When to Say to Clients, “Tell Me About Your Childhood”
When a client couple with hundreds of thousands of dollars sitting in cash balked at buying a much-needed new house, advisor Karen Ramsey turned her traditional script on its head. Instead of talking in terms of investment opportunities, she steered the conversation toward how each client had grown up. It turned out the wife had been raised in blue-collar neighborhoods. She was afraid that moving into what some might see as a mansion would dramatically alter some of her friends’ feelings about her.
Experts say they’ve uncovered a close correlation between behavior patterns learned early in life and eventual financial success. Ramsey, a frequent lecturer on the topic at workshops for colleagues and investors, thinks too few advisors explore their clients’ deepest feelings about money — and miss out on opportunities to understand and serve them better. “Even though money is just a currency, the experiences people have in dealing with it over the years can create strong emotions,” says the founder of Ramsey & Associates in Seattle, which has $200 million under management.
The clues to those emotions are best deciphered early in the client relationship, says Brad Klontz, managing partner at Occidental Asset Management in Burlingame, Calif., with $150 million. Besides working as an advisor, the former clinical psychologist teaches financial planning at Kansas State University.
“An advisor who takes the time to ask questions about how someone grew up around money has a definite advantage in forming stronger, long-lasting relationships with people,” Klontz says. Some of his clients come from affluent families and think nothing of spending thousands of dollars at a time. Others, he says, were born into circumstances where financial survival depended on frugality.
Klontz asks new clients a series of questions posed as statements. For example, those who wholeheartedly agree with assertions like “money brings power” and “self-worth is tied to net worth” tend to come from families of “lower socioeconomic status,” he says. Such clients are likely to be “overachievers who don’t easily forget where they came from” or the lessons “they’ve learned along the way,” according to Klontz. At the other end of the spectrum are those born into money, who, he has found, often lack the drive to build a bigger nest egg.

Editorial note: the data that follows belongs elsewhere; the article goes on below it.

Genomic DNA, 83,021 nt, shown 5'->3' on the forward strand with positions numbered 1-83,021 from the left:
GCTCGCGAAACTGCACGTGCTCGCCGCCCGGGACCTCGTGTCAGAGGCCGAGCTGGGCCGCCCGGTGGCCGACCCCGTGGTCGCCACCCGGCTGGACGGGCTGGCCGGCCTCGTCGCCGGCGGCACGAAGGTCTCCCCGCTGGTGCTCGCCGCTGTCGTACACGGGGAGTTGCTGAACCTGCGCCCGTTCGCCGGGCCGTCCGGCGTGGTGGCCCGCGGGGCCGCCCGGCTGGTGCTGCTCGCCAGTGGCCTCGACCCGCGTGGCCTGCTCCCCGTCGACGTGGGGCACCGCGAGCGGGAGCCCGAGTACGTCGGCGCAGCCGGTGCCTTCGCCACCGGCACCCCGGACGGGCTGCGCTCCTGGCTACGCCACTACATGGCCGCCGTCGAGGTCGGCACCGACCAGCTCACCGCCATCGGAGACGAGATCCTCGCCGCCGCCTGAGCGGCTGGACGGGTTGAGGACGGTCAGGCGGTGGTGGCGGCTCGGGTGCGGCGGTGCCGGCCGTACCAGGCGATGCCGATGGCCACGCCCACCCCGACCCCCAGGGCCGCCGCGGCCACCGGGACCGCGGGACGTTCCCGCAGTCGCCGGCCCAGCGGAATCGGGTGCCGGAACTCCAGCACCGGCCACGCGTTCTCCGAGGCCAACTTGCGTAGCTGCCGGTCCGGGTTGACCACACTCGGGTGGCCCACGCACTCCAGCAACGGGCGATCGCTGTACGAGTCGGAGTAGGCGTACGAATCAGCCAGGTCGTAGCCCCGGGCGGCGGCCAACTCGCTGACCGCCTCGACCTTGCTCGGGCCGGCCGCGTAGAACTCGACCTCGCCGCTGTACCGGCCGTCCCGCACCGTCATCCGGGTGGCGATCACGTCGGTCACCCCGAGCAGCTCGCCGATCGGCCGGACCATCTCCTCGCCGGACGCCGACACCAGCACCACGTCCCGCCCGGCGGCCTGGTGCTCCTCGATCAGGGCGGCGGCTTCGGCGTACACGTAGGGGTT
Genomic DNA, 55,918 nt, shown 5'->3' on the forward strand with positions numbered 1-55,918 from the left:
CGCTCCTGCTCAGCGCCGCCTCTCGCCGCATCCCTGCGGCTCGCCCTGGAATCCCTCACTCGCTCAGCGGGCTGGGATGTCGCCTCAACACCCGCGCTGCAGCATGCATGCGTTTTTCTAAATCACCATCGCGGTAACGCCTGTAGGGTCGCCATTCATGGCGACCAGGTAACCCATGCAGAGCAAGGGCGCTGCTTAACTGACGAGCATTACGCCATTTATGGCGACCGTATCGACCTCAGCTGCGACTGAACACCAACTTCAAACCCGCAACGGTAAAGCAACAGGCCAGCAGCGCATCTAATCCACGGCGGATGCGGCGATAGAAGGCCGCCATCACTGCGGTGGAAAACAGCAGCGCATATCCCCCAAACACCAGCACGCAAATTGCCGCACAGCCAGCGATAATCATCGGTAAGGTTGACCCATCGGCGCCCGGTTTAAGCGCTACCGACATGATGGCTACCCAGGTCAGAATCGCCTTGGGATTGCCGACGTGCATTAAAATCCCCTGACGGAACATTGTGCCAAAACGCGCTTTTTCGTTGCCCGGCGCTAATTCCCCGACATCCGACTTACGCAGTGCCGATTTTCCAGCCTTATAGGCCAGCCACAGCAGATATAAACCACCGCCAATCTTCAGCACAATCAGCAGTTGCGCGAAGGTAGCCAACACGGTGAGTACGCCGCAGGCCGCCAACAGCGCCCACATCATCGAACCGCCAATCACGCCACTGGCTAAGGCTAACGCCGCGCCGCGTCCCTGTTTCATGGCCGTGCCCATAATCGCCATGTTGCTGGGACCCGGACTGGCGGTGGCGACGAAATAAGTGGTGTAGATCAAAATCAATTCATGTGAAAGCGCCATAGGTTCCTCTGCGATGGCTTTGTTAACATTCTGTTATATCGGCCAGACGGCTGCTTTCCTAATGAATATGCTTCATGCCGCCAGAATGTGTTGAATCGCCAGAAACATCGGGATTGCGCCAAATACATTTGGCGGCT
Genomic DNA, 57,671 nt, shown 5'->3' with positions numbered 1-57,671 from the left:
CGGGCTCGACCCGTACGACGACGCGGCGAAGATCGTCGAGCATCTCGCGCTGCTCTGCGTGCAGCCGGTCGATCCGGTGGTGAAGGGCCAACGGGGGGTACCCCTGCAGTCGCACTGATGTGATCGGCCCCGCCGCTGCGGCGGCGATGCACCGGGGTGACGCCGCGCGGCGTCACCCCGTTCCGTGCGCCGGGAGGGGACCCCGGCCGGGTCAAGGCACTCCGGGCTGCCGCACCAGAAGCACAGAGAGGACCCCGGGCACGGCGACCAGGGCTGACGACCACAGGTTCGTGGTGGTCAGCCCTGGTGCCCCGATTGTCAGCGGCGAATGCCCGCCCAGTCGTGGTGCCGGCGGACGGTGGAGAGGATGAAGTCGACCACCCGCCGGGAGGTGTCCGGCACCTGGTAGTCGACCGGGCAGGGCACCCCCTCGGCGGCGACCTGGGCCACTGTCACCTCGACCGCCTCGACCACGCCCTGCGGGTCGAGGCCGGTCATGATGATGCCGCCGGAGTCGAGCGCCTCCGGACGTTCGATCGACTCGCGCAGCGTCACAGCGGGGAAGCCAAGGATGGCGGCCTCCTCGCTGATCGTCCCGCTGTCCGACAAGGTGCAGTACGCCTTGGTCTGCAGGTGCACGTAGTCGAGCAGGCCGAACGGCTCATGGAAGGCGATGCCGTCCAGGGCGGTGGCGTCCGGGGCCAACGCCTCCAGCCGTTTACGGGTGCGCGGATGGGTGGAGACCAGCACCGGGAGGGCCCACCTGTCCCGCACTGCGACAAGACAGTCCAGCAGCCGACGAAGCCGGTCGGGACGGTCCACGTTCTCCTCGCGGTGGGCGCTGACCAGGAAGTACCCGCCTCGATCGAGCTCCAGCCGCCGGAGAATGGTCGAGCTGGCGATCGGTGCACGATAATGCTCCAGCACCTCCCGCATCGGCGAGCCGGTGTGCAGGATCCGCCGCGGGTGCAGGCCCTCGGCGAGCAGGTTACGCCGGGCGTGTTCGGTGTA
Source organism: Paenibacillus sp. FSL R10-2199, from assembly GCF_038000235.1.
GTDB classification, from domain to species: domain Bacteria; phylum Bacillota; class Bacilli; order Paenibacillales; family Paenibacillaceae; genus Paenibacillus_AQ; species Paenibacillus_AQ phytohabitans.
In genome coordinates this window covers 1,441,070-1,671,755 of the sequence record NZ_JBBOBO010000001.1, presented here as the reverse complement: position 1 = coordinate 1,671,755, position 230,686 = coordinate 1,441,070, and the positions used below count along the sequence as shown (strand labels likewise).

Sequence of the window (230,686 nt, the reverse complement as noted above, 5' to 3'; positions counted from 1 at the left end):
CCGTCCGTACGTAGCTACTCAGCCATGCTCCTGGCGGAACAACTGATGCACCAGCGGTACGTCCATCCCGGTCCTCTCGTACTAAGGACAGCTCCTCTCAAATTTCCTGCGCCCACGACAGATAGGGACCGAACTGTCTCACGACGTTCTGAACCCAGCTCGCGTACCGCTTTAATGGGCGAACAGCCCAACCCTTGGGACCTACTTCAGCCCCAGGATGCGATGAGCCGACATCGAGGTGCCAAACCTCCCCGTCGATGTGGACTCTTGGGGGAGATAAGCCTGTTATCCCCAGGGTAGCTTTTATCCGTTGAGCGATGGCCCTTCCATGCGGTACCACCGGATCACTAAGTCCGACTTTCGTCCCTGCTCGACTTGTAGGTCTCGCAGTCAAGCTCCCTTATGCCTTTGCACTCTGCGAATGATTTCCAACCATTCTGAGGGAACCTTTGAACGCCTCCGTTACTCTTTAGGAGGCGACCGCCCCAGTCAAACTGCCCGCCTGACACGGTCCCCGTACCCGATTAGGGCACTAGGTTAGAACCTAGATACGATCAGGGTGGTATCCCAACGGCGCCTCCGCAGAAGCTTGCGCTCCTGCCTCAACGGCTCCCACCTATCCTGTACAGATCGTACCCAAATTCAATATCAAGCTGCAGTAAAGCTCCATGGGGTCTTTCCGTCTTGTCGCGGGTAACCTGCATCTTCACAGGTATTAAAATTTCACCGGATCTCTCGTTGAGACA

Advisors can use such “money scripts” to ask personal questions without overstepping the bounds of a professional relationship, according to Klontz. The scripts should serve as a “complement to a broader conversation,” he adds, in which advisors try to pinpoint how past experiences with money might affect clients’ future decisions.
At United Capital, which manages $9.7 billion, advisors use traditional tools like risk questionnaires when setting up the basic parameters of client portfolios. But the firm has also developed an exercise designed to get new clients to open up about their lifelong attitudes toward wealth, according to Atlanta-office managing director Owen Malcolm.
“We’re trying to assess clients’ feelings about money around three basic themes — fear, commitment and happiness,” Malcolm says. “Once they see a pattern, then we can start talking about how and why it formed.”
When sitting down with new clients, he lays out 15 cards, each with a different question and three possible answers. One asks, “What do your friends say about your spending habits?” Another asks clients to describe how they feel after going on a credit-card binge.
The idea, says Malcolm, is to help them identify mistakes they’ve made in the past and figure out how to avoid them in the future. He tries to get clients to name five areas they think will pose the biggest challenges going forward. He also makes a point of revisiting a person’s biases at least once a year. “It helps us to reinforce with clients the importance of not letting themselves fall into an investment rut based on their bad behavior in the past,” he says.